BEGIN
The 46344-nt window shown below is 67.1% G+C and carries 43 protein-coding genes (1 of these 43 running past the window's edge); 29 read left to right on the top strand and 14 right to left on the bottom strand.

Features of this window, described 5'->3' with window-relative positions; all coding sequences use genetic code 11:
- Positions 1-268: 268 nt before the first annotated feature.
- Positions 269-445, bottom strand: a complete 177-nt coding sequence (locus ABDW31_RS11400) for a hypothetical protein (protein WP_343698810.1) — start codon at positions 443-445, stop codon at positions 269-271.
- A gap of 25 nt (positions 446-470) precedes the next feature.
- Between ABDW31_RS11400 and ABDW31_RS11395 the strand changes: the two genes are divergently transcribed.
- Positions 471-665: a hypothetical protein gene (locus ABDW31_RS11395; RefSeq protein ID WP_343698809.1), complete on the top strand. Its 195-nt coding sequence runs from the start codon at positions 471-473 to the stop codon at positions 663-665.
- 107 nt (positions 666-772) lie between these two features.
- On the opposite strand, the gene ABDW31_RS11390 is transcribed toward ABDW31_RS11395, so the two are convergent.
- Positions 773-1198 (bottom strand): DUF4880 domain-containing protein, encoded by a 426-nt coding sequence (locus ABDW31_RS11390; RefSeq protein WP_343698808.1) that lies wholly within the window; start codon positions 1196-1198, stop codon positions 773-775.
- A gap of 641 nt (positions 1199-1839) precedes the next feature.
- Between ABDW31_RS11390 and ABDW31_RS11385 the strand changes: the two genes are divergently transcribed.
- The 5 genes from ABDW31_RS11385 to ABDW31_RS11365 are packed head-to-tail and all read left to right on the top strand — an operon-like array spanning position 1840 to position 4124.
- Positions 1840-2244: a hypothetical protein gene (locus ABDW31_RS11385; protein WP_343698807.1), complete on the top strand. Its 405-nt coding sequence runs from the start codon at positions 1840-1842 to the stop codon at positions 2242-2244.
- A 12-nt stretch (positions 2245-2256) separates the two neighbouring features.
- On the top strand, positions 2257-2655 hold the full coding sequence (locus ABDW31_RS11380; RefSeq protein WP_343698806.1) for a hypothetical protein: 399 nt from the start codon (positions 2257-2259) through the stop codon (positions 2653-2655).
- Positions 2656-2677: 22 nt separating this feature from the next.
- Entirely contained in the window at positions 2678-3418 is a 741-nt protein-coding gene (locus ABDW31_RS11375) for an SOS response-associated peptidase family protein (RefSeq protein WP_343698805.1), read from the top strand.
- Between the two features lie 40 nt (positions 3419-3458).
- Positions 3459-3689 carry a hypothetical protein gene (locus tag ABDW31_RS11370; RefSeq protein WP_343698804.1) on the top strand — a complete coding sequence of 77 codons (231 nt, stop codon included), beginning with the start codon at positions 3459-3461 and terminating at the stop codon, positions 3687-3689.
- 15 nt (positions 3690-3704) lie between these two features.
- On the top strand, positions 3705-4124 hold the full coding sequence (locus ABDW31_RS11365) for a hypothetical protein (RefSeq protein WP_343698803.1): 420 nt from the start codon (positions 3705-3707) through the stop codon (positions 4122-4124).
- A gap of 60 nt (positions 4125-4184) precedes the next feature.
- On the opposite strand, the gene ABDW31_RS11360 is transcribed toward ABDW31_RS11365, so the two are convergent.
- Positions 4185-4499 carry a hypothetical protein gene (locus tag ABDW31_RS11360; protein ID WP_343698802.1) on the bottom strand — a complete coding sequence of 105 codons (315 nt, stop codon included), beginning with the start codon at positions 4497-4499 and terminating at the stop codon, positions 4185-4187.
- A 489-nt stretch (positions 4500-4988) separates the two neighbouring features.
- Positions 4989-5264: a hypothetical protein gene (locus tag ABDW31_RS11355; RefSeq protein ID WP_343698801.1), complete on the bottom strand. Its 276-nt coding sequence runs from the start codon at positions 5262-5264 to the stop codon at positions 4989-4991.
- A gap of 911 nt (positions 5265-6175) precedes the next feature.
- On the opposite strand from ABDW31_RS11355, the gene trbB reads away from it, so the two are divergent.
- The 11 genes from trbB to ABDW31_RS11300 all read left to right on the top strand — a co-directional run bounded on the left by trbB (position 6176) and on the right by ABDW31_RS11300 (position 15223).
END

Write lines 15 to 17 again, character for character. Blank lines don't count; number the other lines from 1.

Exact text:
- A 12-nt stretch (positions 2245-2256) separates the two neighbouring features.
- On the top strand, positions 2257-2655 hold the full coding sequence (locus ABDW31_RS11380; RefSeq protein WP_343698806.1) for a hypothetical protein: 399 nt from the start codon (positions 2257-2259) through the stop codon (positions 2653-2655).
- Positions 2656-2677: 22 nt separating this feature from the next.